1. Second and third middle phalange bone resorption
    4. Dental XRay
      1. Bone resorption of Lamina dura around teeth
  2. Sestamibi Technetium Tc 99mParathyroid Scan
    1. Test Sensitivity for localizing adenoma: 95%
    2. Causes of non-localizing scan
      1. Ectopic PTH production
      2. Diagnostic error
      3. Four-gland hyperplasia
  3. End-organ evaluation
    1. Renal Ultrasound
    2. Bone Densitometry (DEXA Scan)
      1. Lumbar Spine
      2. Hip
      3. Forearm
  • Differential Diagnosis
  1. See Hypercalcemia
  2. Familial Benign Hypocalciuric Hypercalcemia
    1. Does not improve with surgery, unlike primary disease
    2. Calcium to Creatinine ratio <0.01
  • Management
  • Medical Monitoring
  1. Indications
    1. Asymptomatic patients without surgical indications
    2. Serum Calcium level only mildly increased
    3. No priot life-threatening Hypercalcemia
    4. Normal Renal Function
      1. Creatinine Clearance >70%
      2. No Nephrolithiasis
      3. No Nephrocalcinosis
    5. Normal Bone Mineral Density (Osteopenia or better)
  2. Avoid provocative factors
    1. Thiazide Diuretics and Lithium
    2. Avoid Volume depletion (maintain hydration)
    3. Avoid prolonged bedrest or inactivity
    4. Avoid High Calcium diet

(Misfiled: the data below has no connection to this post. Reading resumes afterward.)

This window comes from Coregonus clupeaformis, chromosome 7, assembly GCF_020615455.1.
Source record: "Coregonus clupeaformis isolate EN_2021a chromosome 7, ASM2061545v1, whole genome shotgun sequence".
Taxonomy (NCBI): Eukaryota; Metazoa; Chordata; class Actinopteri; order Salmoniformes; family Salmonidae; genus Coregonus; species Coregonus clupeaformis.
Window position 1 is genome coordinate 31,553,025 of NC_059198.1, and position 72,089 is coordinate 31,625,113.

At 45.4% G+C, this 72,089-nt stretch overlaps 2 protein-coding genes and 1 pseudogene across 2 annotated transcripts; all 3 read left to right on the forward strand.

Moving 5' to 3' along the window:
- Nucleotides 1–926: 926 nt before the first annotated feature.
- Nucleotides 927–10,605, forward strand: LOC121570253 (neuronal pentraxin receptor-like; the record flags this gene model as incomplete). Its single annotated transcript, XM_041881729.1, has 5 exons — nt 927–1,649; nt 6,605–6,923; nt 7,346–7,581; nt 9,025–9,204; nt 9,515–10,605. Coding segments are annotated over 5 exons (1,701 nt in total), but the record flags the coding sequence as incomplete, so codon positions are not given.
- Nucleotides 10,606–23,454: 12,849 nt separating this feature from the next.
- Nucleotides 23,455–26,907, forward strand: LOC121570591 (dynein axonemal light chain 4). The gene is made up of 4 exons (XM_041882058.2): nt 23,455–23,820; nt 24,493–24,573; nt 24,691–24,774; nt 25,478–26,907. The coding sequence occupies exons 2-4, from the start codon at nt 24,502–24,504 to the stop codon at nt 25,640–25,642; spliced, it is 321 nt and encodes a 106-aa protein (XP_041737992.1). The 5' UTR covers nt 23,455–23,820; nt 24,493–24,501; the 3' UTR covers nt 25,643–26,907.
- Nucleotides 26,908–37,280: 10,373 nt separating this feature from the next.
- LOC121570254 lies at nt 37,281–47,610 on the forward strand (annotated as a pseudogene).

5. Avoid Vitamin D supplementation
  3. Encourage moderate Physical Activity
    1. Minimize bone resorption
  4. Encourage 64 ounces non-caffeinated fluid per day
    1. Minimize risk of Nephrolithiasis
  5. Encourage moderate calcium intake (1000 mg/day)
    1. Low Calcium diet may surge Parathyroid Hormone
  6. Medications
    1. Calcium Lowering Therapy
      1. See Hypercalcemia
    2. Pharmacologic Measures: Reduce bone resorption
      1. Estrogen Replacement Therapy (Postmenopausal)
      2. Bisphosphonates
  • Management
  • Surgery
  1. Precautions
    1. Re-evaluate on a periodic basis
    2. Up to 15% of originally asymptomatic Hyperparathyroidism cases develop a surgical indication within 4.7 years
      1. Yu (2011) QJM 104(6): 513-21 [PubMed]
  2. Indications in Primary Hyperparathyroidism
    1. Serum Calcium >12 mg/dl (or >1 mg/dl above the upper limit of normal)
    2. Hypercalcemic Crisis (Serum Calcium >14 mg/dl)
    3. 24 hour Urine Calcium >400 mg/day
    4. Osteoporosis (or T-Score <-2.5 at hip, spine or wrist)
    5. Osteitis fibrosa cystica
    6. Nephrolithiasis
    7. Nephrocalcinosis
    8. Young patient age (e.g. age <50 years)
    9. Exacerbating factors
      1. Dehydration
      2. Immobile patient
    10. Creatinine Clearance <60 ml/min/1.73m2 or 30% below age-matched peers
    11. Persistent Hypercalcemia symptoms (esp neuromuscular)
  3. Efficacy
    1. Successful in up to 95% of cases
    2. Few complications
  4. Single Parathyroid Adenoma
    1. Surgery to locate and remove adenoma
    2. Biopsy a second gland to rule out atrophy
  5. Parathyroid hyperplasia or hypertrophy
    1. Remove 3.5 glands
    2. Autotransplant tissue into arm muscle
  • Monitoring of medically managed patients
  1. Every 6 month labs
    1. Serum Calcium
  2. Every 12 month labs
    1. Serum Creatinine
    2. Urinary Calcium Excretion
  3. Every 6-12 month labs for women
    1. Bone Density (DEXA Scan)